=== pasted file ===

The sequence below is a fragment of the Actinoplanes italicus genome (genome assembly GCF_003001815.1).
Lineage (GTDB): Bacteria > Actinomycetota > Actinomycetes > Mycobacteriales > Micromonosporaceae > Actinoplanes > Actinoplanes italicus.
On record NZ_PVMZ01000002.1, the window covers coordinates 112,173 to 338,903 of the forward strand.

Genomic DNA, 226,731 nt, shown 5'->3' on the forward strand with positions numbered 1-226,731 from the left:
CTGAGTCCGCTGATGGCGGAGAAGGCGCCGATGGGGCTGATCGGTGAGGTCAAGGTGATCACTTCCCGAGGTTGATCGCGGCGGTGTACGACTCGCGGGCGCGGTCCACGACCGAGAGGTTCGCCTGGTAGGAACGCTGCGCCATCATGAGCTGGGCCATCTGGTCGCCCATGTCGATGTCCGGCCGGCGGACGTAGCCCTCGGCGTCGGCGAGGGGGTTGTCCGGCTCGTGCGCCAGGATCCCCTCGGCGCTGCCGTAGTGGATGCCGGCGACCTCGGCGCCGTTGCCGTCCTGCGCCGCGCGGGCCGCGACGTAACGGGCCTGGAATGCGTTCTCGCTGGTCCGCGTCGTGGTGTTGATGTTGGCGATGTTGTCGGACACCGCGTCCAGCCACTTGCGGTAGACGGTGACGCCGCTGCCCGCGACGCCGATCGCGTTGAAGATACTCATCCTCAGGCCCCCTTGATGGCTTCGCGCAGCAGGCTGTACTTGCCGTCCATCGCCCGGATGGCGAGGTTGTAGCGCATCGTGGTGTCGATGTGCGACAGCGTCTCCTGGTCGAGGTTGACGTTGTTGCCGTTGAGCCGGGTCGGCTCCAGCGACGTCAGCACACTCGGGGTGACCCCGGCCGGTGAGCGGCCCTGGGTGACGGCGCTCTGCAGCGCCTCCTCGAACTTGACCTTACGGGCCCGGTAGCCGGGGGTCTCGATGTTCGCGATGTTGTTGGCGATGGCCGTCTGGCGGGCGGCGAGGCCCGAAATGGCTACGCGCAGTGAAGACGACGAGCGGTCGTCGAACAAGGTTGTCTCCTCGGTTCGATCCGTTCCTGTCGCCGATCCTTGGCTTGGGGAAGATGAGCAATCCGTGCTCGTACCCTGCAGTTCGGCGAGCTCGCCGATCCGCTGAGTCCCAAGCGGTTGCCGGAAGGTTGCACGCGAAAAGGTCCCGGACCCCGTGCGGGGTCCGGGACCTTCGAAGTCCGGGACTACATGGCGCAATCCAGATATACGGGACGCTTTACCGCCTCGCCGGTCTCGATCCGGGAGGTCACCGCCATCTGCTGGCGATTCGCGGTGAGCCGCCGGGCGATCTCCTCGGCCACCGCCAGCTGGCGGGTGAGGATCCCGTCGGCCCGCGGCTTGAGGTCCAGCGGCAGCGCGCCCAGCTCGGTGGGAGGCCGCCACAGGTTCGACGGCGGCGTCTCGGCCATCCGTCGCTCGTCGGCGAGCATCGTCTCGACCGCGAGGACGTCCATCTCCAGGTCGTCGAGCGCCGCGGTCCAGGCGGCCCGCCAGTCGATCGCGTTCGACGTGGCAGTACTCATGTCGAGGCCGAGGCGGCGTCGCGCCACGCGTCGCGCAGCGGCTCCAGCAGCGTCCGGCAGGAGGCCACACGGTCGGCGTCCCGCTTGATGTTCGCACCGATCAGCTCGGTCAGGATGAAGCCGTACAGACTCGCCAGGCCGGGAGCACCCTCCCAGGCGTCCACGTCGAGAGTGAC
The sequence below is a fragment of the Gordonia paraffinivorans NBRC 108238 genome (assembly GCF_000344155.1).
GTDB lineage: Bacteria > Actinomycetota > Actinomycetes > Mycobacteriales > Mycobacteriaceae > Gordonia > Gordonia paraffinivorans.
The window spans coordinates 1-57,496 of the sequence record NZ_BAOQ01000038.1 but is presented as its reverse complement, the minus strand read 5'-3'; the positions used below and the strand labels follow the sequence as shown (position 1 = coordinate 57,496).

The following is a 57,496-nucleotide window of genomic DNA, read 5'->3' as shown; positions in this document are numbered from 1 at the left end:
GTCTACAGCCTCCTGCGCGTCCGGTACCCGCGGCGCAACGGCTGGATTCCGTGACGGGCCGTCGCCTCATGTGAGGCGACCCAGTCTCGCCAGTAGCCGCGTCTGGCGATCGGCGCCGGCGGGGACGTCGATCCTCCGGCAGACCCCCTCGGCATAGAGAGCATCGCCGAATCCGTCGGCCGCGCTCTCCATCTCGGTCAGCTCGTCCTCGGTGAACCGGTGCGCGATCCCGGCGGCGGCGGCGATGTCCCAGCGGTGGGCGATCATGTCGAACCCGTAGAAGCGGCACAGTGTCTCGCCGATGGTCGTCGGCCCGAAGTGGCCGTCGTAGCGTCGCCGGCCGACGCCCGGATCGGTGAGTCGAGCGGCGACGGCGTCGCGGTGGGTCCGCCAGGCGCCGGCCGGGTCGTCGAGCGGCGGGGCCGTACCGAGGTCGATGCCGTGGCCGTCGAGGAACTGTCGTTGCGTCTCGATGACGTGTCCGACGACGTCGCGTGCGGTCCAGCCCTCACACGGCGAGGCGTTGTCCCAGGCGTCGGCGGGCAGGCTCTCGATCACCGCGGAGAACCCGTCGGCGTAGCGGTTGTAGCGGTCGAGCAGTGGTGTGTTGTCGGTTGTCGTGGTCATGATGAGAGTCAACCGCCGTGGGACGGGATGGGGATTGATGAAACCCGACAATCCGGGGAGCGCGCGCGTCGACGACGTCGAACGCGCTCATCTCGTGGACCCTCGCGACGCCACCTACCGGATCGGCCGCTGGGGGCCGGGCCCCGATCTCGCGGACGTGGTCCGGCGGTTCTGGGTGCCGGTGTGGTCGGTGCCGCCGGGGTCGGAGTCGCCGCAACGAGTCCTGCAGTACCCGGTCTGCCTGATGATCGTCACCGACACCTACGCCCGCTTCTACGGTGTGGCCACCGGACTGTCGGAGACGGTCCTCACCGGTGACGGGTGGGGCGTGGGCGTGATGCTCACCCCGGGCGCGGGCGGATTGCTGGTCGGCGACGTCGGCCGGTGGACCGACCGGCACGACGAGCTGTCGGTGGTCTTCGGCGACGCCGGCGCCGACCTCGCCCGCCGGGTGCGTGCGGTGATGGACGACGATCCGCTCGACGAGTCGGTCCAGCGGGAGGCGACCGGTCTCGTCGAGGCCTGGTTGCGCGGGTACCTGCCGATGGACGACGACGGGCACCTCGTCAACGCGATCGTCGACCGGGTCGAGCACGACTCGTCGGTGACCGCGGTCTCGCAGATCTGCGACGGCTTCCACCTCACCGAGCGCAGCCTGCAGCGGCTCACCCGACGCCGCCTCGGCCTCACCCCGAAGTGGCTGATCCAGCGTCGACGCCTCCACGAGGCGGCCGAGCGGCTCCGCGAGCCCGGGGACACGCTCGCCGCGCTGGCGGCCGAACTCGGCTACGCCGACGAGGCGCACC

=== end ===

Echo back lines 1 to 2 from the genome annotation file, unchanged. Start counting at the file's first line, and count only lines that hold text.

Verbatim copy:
The sequence below is a fragment of the Actinoplanes italicus genome (genome assembly GCF_003001815.1).
Lineage (GTDB): Bacteria > Actinomycetota > Actinomycetes > Mycobacteriales > Micromonosporaceae > Actinoplanes > Actinoplanes italicus.